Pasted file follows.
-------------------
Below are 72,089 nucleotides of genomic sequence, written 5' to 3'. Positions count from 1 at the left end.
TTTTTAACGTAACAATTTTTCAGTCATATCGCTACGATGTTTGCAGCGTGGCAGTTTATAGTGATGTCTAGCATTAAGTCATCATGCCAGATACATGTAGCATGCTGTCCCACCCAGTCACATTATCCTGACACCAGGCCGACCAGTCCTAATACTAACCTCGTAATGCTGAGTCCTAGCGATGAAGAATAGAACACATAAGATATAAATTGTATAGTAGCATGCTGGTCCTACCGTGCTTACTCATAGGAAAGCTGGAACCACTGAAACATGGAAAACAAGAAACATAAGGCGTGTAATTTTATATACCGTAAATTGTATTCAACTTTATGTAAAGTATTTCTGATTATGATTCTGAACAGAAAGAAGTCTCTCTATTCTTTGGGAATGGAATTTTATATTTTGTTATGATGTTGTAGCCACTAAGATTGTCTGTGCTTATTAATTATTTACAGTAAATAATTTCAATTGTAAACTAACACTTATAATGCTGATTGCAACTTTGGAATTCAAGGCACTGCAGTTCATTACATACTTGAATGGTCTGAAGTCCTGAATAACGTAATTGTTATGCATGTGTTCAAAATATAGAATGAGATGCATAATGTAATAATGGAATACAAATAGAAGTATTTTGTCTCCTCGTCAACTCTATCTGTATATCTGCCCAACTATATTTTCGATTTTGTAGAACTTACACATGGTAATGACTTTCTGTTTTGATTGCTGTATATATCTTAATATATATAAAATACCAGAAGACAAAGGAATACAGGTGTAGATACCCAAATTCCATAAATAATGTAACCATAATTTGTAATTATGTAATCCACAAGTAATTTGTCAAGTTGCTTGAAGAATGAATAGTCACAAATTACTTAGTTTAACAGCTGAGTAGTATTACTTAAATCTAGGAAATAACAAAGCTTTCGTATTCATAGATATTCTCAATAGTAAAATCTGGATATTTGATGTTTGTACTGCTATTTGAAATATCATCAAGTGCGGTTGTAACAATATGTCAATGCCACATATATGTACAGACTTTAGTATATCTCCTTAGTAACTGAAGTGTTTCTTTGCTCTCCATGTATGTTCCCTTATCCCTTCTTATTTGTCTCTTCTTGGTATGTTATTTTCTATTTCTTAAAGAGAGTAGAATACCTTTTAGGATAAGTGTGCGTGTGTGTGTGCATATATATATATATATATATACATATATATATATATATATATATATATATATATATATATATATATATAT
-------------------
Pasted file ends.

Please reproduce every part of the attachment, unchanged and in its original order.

Below are 72,089 nucleotides of genomic sequence, written 5' to 3'. Positions count from 1 at the left end.
TTTTTAACGTAACAATTTTTCAGTCATATCGCTACGATGTTTGCAGCGTGGCAGTTTATAGTGATGTCTAGCATTAAGTCATCATGCCAGATACATGTAGCATGCTGTCCCACCCAGTCACATTATCCTGACACCAGGCCGACCAGTCCTAATACTAACCTCGTAATGCTGAGTCCTAGCGATGAAGAATAGAACACATAAGATATAAATTGTATAGTAGCATGCTGGTCCTACCGTGCTTACTCATAGGAAAGCTGGAACCACTGAAACATGGAAAACAAGAAACATAAGGCGTGTAATTTTATATACCGTAAATTGTATTCAACTTTATGTAAAGTATTTCTGATTATGATTCTGAACAGAAAGAAGTCTCTCTATTCTTTGGGAATGGAATTTTATATTTTGTTATGATGTTGTAGCCACTAAGATTGTCTGTGCTTATTAATTATTTACAGTAAATAATTTCAATTGTAAACTAACACTTATAATGCTGATTGCAACTTTGGAATTCAAGGCACTGCAGTTCATTACATACTTGAATGGTCTGAAGTCCTGAATAACGTAATTGTTATGCATGTGTTCAAAATATAGAATGAGATGCATAATGTAATAATGGAATACAAATAGAAGTATTTTGTCTCCTCGTCAACTCTATCTGTATATCTGCCCAACTATATTTTCGATTTTGTAGAACTTACACATGGTAATGACTTTCTGTTTTGATTGCTGTATATATCTTAATATATATAAAATACCAGAAGACAAAGGAATACAGGTGTAGATACCCAAATTCCATAAATAATGTAACCATAATTTGTAATTATGTAATCCACAAGTAATTTGTCAAGTTGCTTGAAGAATGAATAGTCACAAATTACTTAGTTTAACAGCTGAGTAGTATTACTTAAATCTAGGAAATAACAAAGCTTTCGTATTCATAGATATTCTCAATAGTAAAATCTGGATATTTGATGTTTGTACTGCTATTTGAAATATCATCAAGTGCGGTTGTAACAATATGTCAATGCCACATATATGTACAGACTTTAGTATATCTCCTTAGTAACTGAAGTGTTTCTTTGCTCTCCATGTATGTTCCCTTATCCCTTCTTATTTGTCTCTTCTTGGTATGTTATTTTCTATTTCTTAAAGAGAGTAGAATACCTTTTAGGATAAGTGTGCGTGTGTGTGTGCATATATATATATATATATATACATATATATATATATATATATATATATATATATATATATATATATATAT